Typically, the wireless carriers involved do not partner with Sturgeon Electric to perform the installation at the tower site, but prefer to receive competitive bids to ensure the lowest costs possible. “Sturgeon does pursue relationships with these carriers, however, and promotes the company’s capabilities of providing service needs above and beyond construction,” Goodman observed.

Such extra services are required for success in this market. Cellular site work is unique in that in certain areas the carrier perceives the electrical contractor as being a general contractor. So the electrical contractor is made responsible for all aspects of the project, including general construction items, cement, fencing, grading, and whatever else is necessary beyond the electrical work to build the site.

Current market status

The Tempe market is still experiencing a major wireless network roll out. “Most of the carriers, however, have been in business long enough to prefer working only with experienced contractors,” Goodman observed. The six wireless carriers currently building in the Tempe market have an average of 200 sites each. “The companies often try to co-locate their tower sites so a job may be as simple as only adding another carrier’s equipment and wiring to an existing site.”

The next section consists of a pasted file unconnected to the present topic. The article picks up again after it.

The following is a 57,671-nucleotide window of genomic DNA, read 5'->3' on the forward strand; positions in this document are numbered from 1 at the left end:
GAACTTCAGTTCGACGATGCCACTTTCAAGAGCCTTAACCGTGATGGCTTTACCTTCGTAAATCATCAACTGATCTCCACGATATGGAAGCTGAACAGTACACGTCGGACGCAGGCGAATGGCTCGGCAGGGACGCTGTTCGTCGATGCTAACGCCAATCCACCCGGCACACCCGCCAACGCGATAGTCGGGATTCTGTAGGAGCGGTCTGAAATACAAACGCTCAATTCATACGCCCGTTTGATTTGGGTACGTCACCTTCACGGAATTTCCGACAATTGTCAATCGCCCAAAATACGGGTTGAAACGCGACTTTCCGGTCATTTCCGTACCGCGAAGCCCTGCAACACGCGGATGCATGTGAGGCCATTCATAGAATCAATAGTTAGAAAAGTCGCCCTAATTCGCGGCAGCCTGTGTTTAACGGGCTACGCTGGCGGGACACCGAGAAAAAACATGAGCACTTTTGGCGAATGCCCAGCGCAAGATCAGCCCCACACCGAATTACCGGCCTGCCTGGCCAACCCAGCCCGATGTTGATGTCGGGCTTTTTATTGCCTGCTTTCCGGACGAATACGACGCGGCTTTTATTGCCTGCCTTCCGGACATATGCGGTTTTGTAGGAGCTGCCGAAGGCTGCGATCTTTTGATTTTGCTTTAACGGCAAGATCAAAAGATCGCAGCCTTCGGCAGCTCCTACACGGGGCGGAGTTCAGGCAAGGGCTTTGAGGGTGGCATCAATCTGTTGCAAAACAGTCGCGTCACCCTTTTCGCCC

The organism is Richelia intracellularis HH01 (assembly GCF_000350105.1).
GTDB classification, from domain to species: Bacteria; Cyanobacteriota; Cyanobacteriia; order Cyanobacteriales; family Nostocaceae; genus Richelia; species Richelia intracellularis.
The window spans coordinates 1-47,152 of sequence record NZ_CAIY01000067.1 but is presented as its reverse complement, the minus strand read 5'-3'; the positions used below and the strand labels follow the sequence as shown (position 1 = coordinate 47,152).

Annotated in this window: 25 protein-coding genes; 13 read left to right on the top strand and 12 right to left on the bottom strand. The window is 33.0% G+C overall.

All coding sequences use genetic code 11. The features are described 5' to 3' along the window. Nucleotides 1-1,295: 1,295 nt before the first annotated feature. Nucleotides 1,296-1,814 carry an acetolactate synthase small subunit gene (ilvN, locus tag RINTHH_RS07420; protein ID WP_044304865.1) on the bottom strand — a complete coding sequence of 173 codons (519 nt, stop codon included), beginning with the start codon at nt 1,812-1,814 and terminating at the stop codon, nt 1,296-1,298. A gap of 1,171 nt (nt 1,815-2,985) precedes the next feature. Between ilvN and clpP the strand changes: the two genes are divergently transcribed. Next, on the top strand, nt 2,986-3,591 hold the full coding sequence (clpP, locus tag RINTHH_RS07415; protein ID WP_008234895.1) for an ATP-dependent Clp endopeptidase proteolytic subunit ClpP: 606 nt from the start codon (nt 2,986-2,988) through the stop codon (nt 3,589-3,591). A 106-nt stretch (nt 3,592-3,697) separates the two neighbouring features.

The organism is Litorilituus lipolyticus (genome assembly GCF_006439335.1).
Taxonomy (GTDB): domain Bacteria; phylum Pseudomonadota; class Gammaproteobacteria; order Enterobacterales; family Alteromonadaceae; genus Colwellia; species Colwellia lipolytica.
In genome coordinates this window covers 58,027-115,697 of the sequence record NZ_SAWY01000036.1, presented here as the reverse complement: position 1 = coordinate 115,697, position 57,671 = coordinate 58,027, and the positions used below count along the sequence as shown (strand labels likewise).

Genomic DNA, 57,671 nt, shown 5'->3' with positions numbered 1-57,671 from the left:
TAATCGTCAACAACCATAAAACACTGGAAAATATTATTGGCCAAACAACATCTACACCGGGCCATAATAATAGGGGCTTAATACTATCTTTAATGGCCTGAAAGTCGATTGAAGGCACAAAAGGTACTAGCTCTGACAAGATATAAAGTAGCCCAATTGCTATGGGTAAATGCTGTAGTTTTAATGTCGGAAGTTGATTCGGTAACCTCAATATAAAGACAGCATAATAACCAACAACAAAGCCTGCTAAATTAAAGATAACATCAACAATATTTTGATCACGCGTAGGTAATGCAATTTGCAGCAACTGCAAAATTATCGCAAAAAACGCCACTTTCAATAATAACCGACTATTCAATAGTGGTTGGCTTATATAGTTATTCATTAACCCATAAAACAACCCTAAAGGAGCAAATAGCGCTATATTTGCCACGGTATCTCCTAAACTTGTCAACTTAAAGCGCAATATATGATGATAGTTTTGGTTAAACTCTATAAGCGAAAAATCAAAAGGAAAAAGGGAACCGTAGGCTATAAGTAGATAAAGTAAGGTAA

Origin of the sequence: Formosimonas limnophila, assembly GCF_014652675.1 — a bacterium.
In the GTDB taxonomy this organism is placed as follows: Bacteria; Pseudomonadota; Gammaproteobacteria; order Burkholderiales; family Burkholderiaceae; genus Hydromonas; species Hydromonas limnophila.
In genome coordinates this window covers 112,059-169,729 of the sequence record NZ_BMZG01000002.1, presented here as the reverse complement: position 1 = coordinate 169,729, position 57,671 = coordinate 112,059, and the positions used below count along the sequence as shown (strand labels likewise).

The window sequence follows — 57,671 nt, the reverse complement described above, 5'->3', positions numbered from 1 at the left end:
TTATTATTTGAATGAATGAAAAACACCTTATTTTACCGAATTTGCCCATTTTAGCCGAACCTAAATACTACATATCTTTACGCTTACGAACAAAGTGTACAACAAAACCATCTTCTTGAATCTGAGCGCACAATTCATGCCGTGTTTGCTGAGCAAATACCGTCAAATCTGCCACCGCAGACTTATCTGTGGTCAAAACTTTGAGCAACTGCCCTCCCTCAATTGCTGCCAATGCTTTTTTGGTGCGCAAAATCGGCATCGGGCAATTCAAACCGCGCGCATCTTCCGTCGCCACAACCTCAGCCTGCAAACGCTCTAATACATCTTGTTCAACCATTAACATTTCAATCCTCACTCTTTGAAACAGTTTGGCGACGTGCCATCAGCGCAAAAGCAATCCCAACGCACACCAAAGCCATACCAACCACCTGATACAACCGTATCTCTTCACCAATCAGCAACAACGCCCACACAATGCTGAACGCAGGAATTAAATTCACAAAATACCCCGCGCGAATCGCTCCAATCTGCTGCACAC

On the other hand, the job may be as complex as needing to erect an entire stand-alone building and installing a complete tower. Either way, the carrier will require a competitive bid before awarding the work.

Wireless carriers have been actively entering the Tempe area for the past three years. “A carrier comes to town, decides it wants to roll out a network, and then sets up shop and requests bids,” Goodman explained. That activity, however, happens in surges. There can be just one carrier in the area, or several carriers rolling out their individual networks at once. “Consolidation is also affecting the market,” he observed.